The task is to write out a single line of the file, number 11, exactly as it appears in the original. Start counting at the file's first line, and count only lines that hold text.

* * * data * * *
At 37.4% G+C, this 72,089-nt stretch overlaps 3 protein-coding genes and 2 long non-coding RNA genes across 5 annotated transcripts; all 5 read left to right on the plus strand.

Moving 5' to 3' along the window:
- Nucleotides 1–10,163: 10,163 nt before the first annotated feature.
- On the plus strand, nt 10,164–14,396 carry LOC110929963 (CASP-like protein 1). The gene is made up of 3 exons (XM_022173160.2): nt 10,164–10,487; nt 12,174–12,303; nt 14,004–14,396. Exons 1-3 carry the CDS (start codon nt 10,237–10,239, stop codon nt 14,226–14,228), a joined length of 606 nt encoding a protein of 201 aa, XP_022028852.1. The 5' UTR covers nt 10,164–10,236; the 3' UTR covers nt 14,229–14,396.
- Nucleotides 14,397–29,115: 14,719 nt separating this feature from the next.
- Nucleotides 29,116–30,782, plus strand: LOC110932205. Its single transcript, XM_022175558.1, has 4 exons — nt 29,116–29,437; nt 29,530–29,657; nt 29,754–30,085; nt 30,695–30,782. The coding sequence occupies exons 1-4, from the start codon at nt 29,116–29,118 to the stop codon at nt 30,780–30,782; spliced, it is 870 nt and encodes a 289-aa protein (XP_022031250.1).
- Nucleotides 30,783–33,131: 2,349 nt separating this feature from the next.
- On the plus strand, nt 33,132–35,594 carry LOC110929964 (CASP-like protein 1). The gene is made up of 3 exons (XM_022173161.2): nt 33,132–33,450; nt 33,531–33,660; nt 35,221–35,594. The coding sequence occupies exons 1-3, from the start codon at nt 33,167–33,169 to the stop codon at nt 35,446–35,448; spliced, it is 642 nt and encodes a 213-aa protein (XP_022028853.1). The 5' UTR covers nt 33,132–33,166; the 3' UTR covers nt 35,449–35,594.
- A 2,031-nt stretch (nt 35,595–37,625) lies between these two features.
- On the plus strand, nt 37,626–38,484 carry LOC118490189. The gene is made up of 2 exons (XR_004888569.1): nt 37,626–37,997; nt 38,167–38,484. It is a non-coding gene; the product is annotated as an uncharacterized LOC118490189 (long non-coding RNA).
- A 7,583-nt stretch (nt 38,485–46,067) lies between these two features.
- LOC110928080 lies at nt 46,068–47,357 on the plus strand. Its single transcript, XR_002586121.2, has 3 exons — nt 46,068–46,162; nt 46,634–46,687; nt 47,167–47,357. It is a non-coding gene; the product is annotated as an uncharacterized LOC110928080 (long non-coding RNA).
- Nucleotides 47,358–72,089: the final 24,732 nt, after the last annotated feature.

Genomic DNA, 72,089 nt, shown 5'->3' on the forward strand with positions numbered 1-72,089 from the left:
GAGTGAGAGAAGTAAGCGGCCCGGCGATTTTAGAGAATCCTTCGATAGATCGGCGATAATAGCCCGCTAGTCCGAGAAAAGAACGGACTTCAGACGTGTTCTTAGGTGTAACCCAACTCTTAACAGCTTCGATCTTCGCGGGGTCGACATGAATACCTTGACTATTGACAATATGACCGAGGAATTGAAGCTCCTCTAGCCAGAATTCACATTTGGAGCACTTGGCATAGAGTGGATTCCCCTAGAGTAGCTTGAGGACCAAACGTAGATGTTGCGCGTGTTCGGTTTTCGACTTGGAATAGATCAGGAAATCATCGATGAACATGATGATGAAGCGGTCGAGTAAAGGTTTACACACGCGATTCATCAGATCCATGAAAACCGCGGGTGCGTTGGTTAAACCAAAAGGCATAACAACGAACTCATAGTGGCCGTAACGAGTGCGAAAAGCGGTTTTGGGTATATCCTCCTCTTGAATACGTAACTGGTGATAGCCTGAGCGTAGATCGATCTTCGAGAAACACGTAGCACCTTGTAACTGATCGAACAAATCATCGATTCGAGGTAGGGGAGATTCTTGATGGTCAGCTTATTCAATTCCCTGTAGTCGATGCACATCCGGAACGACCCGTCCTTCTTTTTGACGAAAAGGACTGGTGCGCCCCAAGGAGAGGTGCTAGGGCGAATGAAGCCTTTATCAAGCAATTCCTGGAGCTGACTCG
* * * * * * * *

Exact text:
- A 7,583-nt stretch (nt 38,485–46,067) lies between these two features.